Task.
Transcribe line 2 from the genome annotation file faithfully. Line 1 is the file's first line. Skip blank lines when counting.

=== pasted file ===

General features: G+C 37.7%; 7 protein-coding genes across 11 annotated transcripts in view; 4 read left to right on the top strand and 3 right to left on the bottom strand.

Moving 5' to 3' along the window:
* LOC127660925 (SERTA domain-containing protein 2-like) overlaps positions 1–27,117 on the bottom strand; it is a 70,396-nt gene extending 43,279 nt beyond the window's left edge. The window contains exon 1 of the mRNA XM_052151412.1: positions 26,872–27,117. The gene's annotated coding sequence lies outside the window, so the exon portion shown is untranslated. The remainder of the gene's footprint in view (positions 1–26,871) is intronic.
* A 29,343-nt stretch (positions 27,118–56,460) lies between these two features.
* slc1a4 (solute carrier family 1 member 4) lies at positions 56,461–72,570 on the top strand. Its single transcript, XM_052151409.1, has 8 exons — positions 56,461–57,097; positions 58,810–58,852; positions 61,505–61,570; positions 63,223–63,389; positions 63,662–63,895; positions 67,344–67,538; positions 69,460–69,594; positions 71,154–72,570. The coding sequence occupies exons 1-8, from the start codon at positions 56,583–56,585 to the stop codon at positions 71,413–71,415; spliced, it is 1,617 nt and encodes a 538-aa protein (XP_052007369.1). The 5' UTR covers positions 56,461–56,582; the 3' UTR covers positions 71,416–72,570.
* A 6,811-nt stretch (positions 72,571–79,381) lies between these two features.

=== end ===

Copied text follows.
Moving 5' to 3' along the window: